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Meesa gonna kill you!

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Wednesday, September 28, 2011

Feminism <-> Conspiracy Theories

"In order to preserve your self-respect, it is sometimes necessary to lie and cheat." - Robert Byrne


It's sad that even has feminist nonsense:

You May Be A Mansplainer If... : Thus Spake Zuska
(among other things - what does this have to do with science?)

A short summary: "Mansplaining" is when a man tells a woman she is wrong, when she is actually right. This is, naturally, always chalked up to sexism and never a genuine mistake; strictly speaking the original definition says that it's mansplaining if (but, crucially, not iff) it is "delivered with the rock-solid conviction of rightness and that slimy certainty that of course he is right, because he is the man in this conversation", but you will see that people go crazy in the comments, so I feel justified in judging that they have departed from the original definition.

The chief problem in this case is the assumption of infallibility and that evidence that might disprove the theory is taken, contrawise, as proof of its validity.

You find this in conspiracy theory thinking also. But then at least the conspiracy theorists do not discriminate against certain groups of people (people who disagree are just deluded or part of the conspiracy), so in that sense they are more respectable.

Here, any disagreement a man has with a feminist theory is because he's male and automatically sexist.

Sample comments from the first 100:

A: I hardly think this is a behavior confined to a single gender. More like human behavior.

Also, what do you call a woman who insists you're being a "mansplainer" but is actually wrong herself?

B: OMG did someone just try to mansplain mansplainin'? Oh the irony!

C: Shades of Freudian analysis.

If you deny the allegation, that's just more evidence that you're guilty, and you haven't stopped beating your wife.

I can't wait for the thread for venting about being victims of such womanalysis.

I actually went into a 9/11 Conspiracy Theory Forum to find comments using parallel "logic" and similar dismissals of contrary opinions by begging the question, but in general:

- there was less groupthink
- there was less begging of the question (most of the conspiracy theories actually attempted to make arguments instead of dismissing the skeptics)
- they were more polite
- the grammar and spelling was worse

So I stopped.

D: I don't really get the hostility toward Michael H. I thought he raised his points respectfully and got a lot of shit thrown in his face without his points ever being
thoroughly addressed. I read this situation as: he disagrees with you, and explains why; everyone jumps on him and calls him condescending for not understanding the problem in the first place.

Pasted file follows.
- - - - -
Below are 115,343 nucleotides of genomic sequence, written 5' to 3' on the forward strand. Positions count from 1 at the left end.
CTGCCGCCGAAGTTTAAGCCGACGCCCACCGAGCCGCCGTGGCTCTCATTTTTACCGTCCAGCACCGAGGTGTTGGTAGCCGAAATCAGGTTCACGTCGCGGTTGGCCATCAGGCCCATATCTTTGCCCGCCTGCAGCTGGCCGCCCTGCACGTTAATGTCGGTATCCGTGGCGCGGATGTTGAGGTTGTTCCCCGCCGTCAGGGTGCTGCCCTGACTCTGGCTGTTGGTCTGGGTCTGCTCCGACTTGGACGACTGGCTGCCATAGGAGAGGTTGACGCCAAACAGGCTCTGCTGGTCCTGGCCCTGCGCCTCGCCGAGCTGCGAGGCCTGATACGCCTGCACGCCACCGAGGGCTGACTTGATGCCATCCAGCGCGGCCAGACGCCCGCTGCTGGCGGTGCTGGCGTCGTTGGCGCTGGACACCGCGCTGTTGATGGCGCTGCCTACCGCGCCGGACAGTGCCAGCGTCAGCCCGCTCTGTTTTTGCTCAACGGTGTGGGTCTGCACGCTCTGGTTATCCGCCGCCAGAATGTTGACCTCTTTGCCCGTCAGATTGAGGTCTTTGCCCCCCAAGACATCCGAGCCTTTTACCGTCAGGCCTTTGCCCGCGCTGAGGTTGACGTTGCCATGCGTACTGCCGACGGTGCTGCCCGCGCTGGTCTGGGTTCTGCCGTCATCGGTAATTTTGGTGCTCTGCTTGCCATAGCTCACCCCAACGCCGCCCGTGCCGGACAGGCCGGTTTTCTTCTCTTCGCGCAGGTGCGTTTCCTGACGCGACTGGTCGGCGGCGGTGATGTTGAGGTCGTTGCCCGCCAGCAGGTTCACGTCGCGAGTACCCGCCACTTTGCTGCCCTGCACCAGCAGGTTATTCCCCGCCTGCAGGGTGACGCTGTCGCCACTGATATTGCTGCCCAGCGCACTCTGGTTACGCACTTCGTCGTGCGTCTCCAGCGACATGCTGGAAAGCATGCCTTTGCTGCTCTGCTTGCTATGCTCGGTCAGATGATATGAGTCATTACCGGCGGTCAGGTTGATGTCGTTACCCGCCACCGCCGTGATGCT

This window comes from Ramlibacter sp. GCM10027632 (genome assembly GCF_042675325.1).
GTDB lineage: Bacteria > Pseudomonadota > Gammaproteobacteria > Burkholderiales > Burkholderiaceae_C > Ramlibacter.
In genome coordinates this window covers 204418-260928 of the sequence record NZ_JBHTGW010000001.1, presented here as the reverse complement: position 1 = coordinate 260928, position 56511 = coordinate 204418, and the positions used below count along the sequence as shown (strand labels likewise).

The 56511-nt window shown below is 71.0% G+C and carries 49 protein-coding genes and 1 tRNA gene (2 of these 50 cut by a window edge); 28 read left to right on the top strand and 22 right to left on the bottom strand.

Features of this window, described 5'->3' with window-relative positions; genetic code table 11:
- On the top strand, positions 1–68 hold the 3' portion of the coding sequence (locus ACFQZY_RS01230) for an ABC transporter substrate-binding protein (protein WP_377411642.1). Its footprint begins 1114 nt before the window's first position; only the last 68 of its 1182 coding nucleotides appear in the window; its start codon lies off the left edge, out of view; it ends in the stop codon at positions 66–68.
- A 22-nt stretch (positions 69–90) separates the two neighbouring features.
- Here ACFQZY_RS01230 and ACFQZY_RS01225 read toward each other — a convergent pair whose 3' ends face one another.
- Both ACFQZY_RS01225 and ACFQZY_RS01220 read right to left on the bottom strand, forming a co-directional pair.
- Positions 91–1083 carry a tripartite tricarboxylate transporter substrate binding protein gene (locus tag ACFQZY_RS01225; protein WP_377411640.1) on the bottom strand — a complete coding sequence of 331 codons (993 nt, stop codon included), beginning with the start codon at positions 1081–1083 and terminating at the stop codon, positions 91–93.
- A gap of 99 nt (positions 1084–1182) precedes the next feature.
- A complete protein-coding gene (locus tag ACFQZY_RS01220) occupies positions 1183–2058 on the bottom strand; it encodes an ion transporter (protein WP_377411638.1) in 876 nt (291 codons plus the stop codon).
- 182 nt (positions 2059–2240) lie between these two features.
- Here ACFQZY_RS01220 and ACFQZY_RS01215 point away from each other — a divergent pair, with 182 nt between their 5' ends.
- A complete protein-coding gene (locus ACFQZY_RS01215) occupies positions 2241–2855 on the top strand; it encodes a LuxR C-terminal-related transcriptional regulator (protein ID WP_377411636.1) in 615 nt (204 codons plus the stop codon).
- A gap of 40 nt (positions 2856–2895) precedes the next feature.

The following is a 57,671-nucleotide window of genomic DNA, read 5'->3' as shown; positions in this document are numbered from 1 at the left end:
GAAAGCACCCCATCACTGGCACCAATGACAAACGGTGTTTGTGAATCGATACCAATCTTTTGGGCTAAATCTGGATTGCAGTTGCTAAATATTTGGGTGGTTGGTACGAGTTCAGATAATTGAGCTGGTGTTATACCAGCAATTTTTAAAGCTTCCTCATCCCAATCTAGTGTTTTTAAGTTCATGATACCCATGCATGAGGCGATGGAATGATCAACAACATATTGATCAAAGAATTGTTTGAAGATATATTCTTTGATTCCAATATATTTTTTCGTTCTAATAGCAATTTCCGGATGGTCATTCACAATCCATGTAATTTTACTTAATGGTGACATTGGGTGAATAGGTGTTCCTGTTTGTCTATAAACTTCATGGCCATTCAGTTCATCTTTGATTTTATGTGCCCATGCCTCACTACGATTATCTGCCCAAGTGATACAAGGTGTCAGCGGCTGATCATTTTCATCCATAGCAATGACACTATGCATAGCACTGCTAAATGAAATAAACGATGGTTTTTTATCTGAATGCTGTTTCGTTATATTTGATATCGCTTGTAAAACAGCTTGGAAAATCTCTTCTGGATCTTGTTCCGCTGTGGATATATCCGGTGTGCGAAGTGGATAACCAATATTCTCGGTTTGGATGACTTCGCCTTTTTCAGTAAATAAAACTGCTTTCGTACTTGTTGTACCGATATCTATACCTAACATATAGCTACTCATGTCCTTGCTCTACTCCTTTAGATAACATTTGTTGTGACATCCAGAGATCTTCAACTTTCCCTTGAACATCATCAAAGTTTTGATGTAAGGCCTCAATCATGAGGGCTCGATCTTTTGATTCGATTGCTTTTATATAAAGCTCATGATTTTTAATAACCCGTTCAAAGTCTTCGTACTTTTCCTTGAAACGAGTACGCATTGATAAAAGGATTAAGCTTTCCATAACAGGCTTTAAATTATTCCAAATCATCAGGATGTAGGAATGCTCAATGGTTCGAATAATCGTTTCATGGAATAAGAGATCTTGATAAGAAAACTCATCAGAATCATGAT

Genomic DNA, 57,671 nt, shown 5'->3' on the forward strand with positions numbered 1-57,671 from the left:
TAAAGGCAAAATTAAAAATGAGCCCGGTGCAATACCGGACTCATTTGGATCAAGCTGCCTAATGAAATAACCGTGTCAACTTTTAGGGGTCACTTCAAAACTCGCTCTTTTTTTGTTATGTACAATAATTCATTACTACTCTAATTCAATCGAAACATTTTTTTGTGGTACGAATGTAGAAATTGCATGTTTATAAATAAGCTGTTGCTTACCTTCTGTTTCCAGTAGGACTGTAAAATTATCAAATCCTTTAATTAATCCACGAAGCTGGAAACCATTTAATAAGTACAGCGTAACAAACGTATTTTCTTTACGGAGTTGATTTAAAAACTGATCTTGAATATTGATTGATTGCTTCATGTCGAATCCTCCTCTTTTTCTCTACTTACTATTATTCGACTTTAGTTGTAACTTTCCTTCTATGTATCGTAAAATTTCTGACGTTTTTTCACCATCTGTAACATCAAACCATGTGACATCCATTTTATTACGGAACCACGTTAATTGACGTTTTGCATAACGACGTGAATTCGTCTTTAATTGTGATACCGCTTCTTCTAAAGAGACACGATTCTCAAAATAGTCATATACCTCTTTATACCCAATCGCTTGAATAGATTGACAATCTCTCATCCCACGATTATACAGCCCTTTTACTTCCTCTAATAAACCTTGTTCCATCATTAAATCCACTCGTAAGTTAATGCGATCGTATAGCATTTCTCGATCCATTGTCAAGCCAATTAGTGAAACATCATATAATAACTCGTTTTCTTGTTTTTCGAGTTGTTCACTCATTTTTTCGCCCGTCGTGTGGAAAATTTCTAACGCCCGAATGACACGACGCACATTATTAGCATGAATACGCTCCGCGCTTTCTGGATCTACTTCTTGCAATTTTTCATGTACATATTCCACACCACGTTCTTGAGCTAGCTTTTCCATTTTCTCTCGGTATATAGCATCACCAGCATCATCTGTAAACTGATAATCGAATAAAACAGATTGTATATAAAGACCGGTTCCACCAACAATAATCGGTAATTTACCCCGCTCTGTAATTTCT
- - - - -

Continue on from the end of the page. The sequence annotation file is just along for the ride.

E: Members of every gender, race, height, sexual orientation, and religion on this planet probably "explain" things in a way that is condescending. What's condescending is trying to make it momentarily exclusive to men just because you're a woman.

As one person observed:

"You've sort of created a perfect system, in that it seems to be immune to criticism, but of course you already knew that. :)"

And of course he got slammed:

"Hey, passive-aggressive smiley Jon, maybe you need to focus less on criticism for its own sake and just listen for a while."

In other words: if someone disagrees with you, it's because he's wrong (at least he wasn't called a troll, clueless or a bigot - or at least not in the first 100 comments).

His response covering most bases:

"That's a fantastic response

1. Assume that if someone responds with a criticism (indirectly or directly), they must be doing so for the sake of criticism itself.
2. Assume that if someone disagrees with what's been said, they're not listening. They need a lesson.

You've also seen past my passive-aggressiveness. Very clever! And here I thought I was being subtle!

Suggestions for further interactions:

(1) If interlocutor is female, accuse her of being a FemaleMansplainer.
(2) Accuse interlocutor of not "getting it" or misunderstanding the point of the discussion.
(3) If interlocutor poses a question you don't want to answer, tell them that this isn't the appropriate place for such a discussion.
(4) If interlocutor is male and appropriately humble, kindly explain to him that this discussion isn't for "them" or about "them," returning to (3).
(5) Ask why men always have to intrude on discussions that don't have anything to do with them.
(6) Make sure your concepts are as vague as possible so there's always a moving target."

Perhaps the saddest thing is that feminism is not the only field where we see this happening (ergo the "pc" label for this post)
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